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Glossary of Terms
Alcoholism/Drug Addiction Alcoholism/drug addiction is a disease of the brain caused by a genetically altered neurotransmission system. The dysfunction of the neurological system caused by continued use of drugs impacts every area of the victim’s life – physical, mental, social and spiritual. The disease is classified as chronic because no matter how long the period of abstinence, any reintroduction of psychoactive drugs return the addict to pathological modes of thinking, acting, feeling and believing. The disease, however, can be completely arrested through continuous abstinence from drugs, a reframing of the mind through cognitive therapy, healthy daily living and development of the spirit through 12-step programs.
The term refers to the reduced response to a drug’s action. The alcoholic/addict may often show abnormally high tolerance for drugs in the early stages of the disease. In the later stages, tolerance decreases and small amounts of a drug cause intoxication. At this stage, the liver is malfunctioning and unable to clear the toxins from the body.
The alcoholic/addict’s body adapts to drugs over time and needs them for the addict to feel “normal.” When drugs are removed the body must compensate, causing a state of “hyperexciteability” or “hyperdepression.” Some drugs cause little physical withdrawal while others (alcohol, opiates) cause severe withdrawal.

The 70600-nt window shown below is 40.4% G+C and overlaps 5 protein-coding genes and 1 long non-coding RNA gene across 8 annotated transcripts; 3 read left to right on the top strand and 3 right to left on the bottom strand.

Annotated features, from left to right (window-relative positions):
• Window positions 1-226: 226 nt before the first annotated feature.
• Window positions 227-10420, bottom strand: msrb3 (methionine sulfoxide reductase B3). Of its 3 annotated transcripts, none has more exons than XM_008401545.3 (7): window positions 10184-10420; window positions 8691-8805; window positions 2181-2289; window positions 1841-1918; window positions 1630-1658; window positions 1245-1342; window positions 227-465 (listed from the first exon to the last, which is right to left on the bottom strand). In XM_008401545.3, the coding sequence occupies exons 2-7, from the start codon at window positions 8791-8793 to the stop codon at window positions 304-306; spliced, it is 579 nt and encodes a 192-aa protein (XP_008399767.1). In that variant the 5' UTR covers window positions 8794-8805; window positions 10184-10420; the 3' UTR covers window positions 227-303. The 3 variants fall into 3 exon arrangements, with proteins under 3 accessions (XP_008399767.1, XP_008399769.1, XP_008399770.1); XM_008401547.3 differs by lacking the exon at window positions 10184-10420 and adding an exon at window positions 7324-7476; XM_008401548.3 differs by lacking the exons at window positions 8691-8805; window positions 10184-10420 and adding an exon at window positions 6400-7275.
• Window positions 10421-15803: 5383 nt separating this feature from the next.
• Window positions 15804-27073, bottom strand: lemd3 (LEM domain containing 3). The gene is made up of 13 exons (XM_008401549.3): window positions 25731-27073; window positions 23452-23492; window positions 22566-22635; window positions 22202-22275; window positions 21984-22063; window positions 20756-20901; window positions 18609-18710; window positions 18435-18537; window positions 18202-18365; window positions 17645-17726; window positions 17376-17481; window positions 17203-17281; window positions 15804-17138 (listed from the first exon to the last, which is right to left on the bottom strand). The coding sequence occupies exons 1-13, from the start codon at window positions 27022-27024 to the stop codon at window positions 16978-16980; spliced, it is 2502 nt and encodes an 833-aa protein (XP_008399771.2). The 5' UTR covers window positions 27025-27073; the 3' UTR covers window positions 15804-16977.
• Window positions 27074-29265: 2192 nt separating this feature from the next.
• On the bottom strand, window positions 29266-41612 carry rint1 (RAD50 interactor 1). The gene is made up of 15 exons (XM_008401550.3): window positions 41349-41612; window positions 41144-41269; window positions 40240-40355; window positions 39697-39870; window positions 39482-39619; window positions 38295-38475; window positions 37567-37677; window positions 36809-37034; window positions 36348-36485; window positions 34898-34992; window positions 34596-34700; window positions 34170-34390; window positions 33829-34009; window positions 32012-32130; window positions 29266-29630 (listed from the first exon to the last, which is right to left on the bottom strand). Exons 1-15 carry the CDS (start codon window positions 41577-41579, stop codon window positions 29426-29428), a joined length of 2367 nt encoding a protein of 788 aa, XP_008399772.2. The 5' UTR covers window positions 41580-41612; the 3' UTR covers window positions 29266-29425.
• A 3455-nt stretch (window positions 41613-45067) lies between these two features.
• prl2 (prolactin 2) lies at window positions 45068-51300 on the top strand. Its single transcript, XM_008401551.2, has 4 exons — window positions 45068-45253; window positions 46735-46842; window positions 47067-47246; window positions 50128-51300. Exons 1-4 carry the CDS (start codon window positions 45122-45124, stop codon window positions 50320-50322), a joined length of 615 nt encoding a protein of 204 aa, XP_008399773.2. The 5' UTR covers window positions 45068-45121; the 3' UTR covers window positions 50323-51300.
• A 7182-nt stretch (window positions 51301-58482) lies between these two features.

Loss of Control
Alcoholics/addicts lose control over both the amount of the drug ingested and the time and place of alcohol/drug consumption. This loss of control is frightening and continues despite promises made to oneself and one’s family and friends.
Using Despite Serious Problems
The alcoholic/addict begins to suffer serious emotional, psychological, physical, and financial problems directly related to the disease. Despite the weight of these problems, the addict continues to drink/use and may still deny that there is a link between his/her life problems and alcohol/drug use.
All psychoactive drugs act on the dopamine reward system of the brain, the seat of addiction. The addict must abstain from all psychoactive drugs lest they trigger the same dysfunction that is at the heart of the addictive process.
The process of returning the mind, body and spirit of the alcoholic/addict to health must be rooted in abstinence from all psychoactive drugs. The alcoholic/addict who works a program devoted to recovery enjoys a new way of living and deep satisfaction with living sober and free.
Like recovery, relapse is a process rather than en event. Relapse most often begins with the addict letting old ways of thinking and feeling into daily life. The actual ingestion of a drink or a drug is the final step in the relapse process. Relapse prevention is an ongoing focus of Lakeside’s continuing care program.
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